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Planet Earth

Bats' Lungs Burst When They Fly Close to Wind Turbines

80beatsBy Eliza StricklandAugust 26, 2008 2:24 AM


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Wind turbines may be killing bats without touching them: A new study suggests that the localized drop in air pressure caused by the whirling blades is causing the delicate lungs of bats to burst. While environmentalists previously worried about birds getting slashed by the turbines' blades, researchers realized a year ago that bats are more at risk from the the turbines.

In May 2007, the US National Research Council published the results of a survey of US wind farms showing that two bat species accounted for 60% of winged animals killed [New Scientist].

But until now, the bats' mode of death was unknown. Because bats navigate using a sophisticated echolocation system, researchers thought it was unlikely that the bats were getting caught in the turbines. Says lead researcher Erin Baerwald:

"When people were first starting to talk about the issue, it was 'bats running into the turbine blades.' We always said, 'No, bats don't run into things.' Bat's can detect and avoid all kinds of structures." In fact, they are even better at detecting moving objects, Baerwald said. "This kind of answers that mystery," she added. "It was something nobody could have predicted" [Discovery News].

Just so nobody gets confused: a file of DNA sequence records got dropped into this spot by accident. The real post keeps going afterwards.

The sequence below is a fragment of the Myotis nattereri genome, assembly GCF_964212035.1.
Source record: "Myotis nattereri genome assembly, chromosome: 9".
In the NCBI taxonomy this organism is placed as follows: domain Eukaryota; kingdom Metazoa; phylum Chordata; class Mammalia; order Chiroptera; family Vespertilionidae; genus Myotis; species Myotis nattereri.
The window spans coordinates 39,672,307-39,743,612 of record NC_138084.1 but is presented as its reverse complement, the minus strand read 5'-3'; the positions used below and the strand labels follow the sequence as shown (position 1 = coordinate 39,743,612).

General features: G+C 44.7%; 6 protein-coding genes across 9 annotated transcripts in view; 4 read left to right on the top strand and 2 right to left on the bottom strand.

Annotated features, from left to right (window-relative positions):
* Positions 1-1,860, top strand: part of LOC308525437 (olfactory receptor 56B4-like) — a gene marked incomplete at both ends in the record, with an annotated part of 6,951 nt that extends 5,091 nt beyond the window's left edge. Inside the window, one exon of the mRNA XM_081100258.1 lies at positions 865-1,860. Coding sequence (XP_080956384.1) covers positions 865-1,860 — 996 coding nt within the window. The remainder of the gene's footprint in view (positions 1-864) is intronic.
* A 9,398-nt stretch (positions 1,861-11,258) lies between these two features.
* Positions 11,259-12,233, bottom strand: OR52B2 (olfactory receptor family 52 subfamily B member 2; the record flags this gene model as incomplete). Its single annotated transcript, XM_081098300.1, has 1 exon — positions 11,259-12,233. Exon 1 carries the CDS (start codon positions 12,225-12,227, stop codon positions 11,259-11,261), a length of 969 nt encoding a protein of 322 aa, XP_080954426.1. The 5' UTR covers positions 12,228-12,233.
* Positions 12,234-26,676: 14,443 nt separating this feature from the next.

When outside pressure drops, the bats' air sac over-expands, bursting the capillaries around it. Their lungs fill with blood and fluid - similar to drowing [sic], the researchers said [Calgary Herald].

Bats are particularly susceptible to the condition, called barotrauma, because they have balloon-like, expandable lungs.

Bird lungs are more rigid and tube-like and better able to withstand sudden changes in air pressure [CBC News].

The study, published in the journal Current Biology [subscription required], was conducted at a windfarm in Alberta, Canada, over the course of two years. The species of bats found dead on the ground beneath the turbines were primarily three migratory species: hoary bats, eastern red bats, and silver-hair bats. The researchers found that 90 percent of the dead bats had internal hemorrhaging which matched the symptoms of barotrauma, while only 8 percent had external injuries and no internal bleeding.

Image: flickr/Zeusandhera

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